On July 28, I wrote a column about the Supreme Court and how the Democrats were serious about packing the court. In my July column, I also pointed out that it was questionable about whether Vice President Joe Biden could stand up to the far left.
Less than a week after Justice Ruth Bader Ginsburg's death, Vice President Biden refused to the answer a question about whether he supports packing the Supreme Court. He refused to answer this question again in the first presidential debate. It's clear now that the independence of the judiciary is on the ballot. Republicans and Democrats must work together to prevent this from happening.
When President Franklin Roosevelt tried to pack the court in 1937, it should be noted that the Democrats dominated the Congress at the time. In the 1936 election, the Republicans won only 89 out of the 435 seats in the House and just 17 out of the 96 seats in the Senate. In the 1936 presidential election, Franklin Roosevelt won 46 out of 48 states.
At the peak of his power, Roosevelt tried to pack the court. He failed because enough Democrats put country above party and also because one of the swing justices started to uphold the New Deal.
I was wrong to believe that Roosevelt's defeat in the 1937 was enough to deter the Democrats from ever trying this again. I think it is obvious that the Democrats will try court packing again.
Even if President Trump's nominee, Amy Coney Barrett, is confirmed, and even if Trump wins in November, court packing will continue to exist like a benign tumor against our Constitution. We must find a way to remove this threat before it becomes malignant. It might take years for this scenario to unfold, but it will happen if we don't stop it.
I propose a compromise to our current national crisis. I propose we delay the nominee until after the election in exchange for a constitutional amendment that will set the number of Supreme Court justices to nine members. This constitutional amendment will have to pass both houses before the election.
While the number of justices fluctuated in the first few decades of our nation's history, the number of justices has remained unchanged at nine since 1869. If we could set that number to nine permanently, it would strengthen the independence of the judiciary.
If the Democrats refuse this compromise, or delay the vote, then the Republicans will be more than justified to jam the nominee through. If the Democrats accept this compromise, it will preclude the possibility of another court packing fight.
If President Trump wins, he can proceed without delay and get a vote by late November or December. If he loses the election, they will have to wait for the next president to fill the vacancy.
Any short-term victory with Amy Coney Barrett will taste as bitter as defeat should the Democrats ever be in position to successfully pack the Supreme Court in response. The checks and balances in our Constitution were designed to protect individual liberties against what James Madison referred to, in Federalist 10, as "the superior force of an interested and overbearing majority." That is why we must have an independent judiciary.
It may already be too late for Democrats and Republicans to accept this compromise. Without it, I fear we have lost a great opportunity to prevent another court packing fight in the future.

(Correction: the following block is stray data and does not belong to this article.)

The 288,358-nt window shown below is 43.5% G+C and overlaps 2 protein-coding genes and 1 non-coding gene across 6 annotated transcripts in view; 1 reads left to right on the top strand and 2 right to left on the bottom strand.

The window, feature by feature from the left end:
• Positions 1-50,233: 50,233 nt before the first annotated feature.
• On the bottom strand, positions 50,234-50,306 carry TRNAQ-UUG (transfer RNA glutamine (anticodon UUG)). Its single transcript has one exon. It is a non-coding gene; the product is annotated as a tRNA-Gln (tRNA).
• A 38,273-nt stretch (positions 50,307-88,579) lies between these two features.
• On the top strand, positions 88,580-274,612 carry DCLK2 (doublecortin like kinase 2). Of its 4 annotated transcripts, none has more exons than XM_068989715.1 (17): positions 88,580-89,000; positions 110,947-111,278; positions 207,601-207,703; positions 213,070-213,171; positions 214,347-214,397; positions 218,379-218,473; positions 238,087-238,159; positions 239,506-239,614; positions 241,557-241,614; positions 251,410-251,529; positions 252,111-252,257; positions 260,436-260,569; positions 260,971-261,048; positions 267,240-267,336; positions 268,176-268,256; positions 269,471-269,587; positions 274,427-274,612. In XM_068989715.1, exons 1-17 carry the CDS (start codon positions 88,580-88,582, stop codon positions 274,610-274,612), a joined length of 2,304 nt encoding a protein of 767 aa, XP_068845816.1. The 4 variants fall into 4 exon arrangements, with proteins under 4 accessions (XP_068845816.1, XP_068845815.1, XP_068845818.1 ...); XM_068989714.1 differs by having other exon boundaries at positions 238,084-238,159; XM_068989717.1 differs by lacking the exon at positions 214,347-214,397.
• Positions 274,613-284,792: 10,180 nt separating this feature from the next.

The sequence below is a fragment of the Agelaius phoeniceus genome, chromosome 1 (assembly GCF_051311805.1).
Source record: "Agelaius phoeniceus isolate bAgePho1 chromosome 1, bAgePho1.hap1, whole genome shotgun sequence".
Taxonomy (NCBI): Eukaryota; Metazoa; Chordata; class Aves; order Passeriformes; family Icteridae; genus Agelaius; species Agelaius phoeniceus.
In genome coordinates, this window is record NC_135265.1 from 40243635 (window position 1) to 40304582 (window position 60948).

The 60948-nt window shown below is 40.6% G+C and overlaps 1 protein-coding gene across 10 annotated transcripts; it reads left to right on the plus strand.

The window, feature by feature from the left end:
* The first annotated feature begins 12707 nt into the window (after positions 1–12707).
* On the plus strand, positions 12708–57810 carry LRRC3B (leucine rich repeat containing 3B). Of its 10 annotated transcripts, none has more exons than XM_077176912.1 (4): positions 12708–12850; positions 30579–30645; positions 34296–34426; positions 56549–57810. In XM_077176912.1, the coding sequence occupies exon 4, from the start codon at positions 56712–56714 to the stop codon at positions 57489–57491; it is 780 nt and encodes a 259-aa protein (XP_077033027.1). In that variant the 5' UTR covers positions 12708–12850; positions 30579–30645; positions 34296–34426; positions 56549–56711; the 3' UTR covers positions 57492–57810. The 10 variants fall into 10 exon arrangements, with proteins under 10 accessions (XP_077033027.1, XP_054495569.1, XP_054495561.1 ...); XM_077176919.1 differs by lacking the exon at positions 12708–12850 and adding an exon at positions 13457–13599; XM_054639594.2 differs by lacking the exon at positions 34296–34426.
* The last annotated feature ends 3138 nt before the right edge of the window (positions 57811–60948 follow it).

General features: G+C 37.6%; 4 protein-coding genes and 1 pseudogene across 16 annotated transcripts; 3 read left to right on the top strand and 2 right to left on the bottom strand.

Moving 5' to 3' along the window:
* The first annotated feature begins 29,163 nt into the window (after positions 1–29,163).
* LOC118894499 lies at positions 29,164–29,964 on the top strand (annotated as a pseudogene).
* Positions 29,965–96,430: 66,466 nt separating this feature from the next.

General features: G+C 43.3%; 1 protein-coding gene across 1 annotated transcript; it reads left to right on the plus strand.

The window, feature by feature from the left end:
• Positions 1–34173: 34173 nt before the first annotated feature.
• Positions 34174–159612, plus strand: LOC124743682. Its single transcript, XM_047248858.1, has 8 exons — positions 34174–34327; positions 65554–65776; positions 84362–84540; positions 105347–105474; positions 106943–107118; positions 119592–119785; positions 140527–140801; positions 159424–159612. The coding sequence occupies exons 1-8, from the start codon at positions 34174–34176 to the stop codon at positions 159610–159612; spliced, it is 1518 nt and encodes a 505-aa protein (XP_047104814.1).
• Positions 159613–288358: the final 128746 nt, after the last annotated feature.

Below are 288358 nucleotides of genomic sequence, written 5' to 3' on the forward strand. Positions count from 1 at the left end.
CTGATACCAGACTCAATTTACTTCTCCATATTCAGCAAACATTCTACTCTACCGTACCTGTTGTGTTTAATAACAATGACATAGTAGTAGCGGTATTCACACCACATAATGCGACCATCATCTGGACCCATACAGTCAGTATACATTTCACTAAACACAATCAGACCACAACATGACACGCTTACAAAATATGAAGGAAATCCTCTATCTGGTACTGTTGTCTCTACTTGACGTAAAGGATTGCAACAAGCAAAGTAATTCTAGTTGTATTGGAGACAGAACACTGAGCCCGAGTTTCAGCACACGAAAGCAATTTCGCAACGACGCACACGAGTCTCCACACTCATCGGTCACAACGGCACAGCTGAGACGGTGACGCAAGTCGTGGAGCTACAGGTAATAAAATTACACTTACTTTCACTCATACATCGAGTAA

When Justice Antonin Scalia died in 2016, I supported the delay not because it was an election year, but because Scalia's death would have given the Democrats five seats on the court. I didn't trust the Democrats to pick a justice that would be bound by the text of the Constitution.
Today, I support the confirmation of Amy Coney Barrett precisely because I believe she is a textualist, like her mentor Justice Scalia. The court is not nearly as textualist as it appears. As Senator Ted Cruz wrote just this week in an opinion piece:
John Roberts has already become the new Sandra Day O'Connor, and some observers fear Kavanaugh may join him as the new Anthony Kennedy, together as the swing justices and arbiters in the middle of the Court. And, as the recent Title VII case illustrated — just as it would vary whether it was Kennedy or O'Connor siding with the liberals — it could also sometimes be Gorsuch doing so. It's too early to make that conclusion, but time will tell. I fervently hope that's not the case.
Even without court packing, appointing a textualist could be a hollow victory. The swing justices might side with the three liberal justices to prevent another court packing fight as they did in 1937. Conservatives must dedicate themselves to protecting the Constitution from activist judges as well as court packing.
Robert Zapesochny is a researcher and writer whose work focuses on foreign affairs, national security and presidential history. His work has appeared in a range of publications, including The American Spectator, the Washington Times, and The American Conservative. For several years Robert worked closely with Peter Hannaford, a senior aide to Ronald Reagan, as the primary researcher on four books and numerous columns. Robert has also worked on multiple presidential, national and statewide campaigns, including as a field office staffer for the Bush-Cheney campaign. Due to his own Russian-Jewish heritage, Robert has a keen interest in the history of U.S.-Soviet relations. In 2017 he was the co-organizer of an effort that erected commemorative statue of Ronald Reagan and Mikhail Gorbachev in Moscow. Robert graduated with a major in Political Science from the University at Buffalo, and received his Master's in Public Administration, with a focus in healthcare, from the State University of New York College at Brockport. When he's not writing, Robert works for a medical research company in Rochester, New York. Read Robert Zapesochny's Reports — More Here.
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